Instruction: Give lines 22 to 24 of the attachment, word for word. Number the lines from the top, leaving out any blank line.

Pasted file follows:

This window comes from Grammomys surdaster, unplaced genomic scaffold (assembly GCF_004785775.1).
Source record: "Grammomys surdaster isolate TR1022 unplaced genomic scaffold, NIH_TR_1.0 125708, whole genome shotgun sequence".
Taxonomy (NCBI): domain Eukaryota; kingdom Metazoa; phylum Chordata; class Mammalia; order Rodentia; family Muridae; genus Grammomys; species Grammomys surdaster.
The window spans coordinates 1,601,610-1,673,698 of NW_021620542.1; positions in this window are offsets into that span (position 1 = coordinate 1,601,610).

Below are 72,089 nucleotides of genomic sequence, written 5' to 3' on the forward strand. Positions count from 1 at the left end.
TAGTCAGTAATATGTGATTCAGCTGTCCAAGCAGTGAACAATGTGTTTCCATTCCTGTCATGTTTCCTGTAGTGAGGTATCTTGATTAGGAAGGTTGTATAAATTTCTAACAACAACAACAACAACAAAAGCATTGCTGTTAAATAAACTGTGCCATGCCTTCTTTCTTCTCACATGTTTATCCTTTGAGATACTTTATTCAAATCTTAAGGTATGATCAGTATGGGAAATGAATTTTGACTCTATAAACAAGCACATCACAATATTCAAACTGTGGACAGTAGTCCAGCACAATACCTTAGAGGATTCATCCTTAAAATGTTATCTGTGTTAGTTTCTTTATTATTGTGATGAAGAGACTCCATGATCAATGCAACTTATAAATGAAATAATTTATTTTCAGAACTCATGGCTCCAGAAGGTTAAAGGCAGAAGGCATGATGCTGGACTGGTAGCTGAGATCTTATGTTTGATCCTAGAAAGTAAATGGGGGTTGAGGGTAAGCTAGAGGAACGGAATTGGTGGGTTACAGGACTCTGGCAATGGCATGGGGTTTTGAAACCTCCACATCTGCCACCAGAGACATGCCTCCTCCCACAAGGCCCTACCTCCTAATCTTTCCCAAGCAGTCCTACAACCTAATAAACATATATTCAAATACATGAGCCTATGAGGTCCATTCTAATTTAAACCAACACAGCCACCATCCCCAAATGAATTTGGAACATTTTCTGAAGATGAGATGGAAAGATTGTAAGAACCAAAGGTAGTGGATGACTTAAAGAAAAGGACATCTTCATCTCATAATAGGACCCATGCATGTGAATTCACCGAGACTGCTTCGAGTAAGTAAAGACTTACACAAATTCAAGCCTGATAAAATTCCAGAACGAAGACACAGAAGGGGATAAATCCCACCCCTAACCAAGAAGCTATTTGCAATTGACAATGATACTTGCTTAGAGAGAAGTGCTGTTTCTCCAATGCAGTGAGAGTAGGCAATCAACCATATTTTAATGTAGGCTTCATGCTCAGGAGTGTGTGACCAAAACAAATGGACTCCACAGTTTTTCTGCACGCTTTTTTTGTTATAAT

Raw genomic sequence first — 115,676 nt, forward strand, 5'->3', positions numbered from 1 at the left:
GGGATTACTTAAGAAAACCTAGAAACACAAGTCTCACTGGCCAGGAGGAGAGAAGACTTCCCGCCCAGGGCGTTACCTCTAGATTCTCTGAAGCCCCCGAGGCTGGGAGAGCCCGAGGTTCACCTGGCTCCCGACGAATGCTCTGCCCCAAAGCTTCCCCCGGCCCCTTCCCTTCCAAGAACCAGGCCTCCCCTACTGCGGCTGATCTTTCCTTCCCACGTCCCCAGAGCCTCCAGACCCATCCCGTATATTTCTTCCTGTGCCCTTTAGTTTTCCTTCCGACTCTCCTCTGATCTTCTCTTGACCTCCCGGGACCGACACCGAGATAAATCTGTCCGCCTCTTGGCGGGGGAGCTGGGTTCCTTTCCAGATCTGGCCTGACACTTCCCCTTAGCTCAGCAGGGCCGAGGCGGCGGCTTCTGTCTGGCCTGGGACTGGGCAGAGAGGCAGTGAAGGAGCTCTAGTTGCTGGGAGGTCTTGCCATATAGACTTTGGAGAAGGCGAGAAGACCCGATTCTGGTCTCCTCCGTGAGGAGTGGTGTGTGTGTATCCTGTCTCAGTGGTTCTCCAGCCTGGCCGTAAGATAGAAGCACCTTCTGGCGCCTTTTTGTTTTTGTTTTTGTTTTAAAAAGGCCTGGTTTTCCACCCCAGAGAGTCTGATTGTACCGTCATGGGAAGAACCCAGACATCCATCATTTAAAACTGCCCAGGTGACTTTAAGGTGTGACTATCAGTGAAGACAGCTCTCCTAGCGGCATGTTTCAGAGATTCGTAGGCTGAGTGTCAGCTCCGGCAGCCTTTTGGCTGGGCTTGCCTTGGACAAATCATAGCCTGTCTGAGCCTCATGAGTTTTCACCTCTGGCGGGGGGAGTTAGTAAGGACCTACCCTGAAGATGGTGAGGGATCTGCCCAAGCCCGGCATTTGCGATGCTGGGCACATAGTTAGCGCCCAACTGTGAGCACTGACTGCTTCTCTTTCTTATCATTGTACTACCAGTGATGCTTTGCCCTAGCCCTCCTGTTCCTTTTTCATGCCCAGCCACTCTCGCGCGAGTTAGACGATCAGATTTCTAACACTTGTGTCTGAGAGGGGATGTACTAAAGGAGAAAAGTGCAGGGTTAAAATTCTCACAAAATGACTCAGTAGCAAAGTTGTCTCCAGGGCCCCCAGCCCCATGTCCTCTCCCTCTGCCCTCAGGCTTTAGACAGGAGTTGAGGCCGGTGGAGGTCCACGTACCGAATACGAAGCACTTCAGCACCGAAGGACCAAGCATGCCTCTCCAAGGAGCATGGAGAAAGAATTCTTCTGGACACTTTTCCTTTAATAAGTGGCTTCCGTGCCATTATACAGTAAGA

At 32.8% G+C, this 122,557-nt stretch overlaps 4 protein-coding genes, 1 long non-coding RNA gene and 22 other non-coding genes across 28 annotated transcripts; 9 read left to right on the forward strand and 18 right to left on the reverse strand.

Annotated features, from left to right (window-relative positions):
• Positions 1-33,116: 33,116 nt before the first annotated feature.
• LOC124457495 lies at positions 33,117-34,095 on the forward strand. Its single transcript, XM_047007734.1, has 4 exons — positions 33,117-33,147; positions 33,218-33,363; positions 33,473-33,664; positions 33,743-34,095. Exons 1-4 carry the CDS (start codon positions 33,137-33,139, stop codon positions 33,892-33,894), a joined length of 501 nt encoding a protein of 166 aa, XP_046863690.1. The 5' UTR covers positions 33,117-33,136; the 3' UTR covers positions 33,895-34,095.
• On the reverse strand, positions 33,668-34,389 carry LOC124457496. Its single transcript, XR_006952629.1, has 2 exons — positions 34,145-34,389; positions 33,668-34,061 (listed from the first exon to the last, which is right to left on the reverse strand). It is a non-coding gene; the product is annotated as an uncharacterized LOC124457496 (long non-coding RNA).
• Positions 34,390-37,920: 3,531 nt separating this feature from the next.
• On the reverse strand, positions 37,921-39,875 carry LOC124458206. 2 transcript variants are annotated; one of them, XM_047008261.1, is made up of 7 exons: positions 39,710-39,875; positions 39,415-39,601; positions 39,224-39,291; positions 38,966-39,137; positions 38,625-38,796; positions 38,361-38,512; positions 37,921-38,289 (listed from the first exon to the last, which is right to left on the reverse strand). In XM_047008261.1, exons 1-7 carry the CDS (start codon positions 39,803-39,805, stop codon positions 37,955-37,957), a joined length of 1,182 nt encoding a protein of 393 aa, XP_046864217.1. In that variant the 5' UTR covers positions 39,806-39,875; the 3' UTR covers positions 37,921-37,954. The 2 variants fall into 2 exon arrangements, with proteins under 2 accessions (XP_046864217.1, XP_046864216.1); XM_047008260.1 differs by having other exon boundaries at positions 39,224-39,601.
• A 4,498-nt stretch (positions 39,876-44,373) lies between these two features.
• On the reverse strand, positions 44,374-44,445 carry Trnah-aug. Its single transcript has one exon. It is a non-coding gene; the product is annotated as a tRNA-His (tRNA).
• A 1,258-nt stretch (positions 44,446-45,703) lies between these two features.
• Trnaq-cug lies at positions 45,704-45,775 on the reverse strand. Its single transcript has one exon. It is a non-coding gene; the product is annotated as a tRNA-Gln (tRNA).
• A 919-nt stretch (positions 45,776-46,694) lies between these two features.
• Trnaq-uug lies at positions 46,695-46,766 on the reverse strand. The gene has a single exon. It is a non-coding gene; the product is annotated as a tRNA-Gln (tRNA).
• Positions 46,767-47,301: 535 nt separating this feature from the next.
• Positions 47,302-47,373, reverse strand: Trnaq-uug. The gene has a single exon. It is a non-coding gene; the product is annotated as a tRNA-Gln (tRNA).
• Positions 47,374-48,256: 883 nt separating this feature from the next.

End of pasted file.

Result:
• Positions 46,767-47,301: 535 nt separating this feature from the next.
• Positions 47,302-47,373, reverse strand: Trnaq-uug. The gene has a single exon. It is a non-coding gene; the product is annotated as a tRNA-Gln (tRNA).
• Positions 47,374-48,256: 883 nt separating this feature from the next.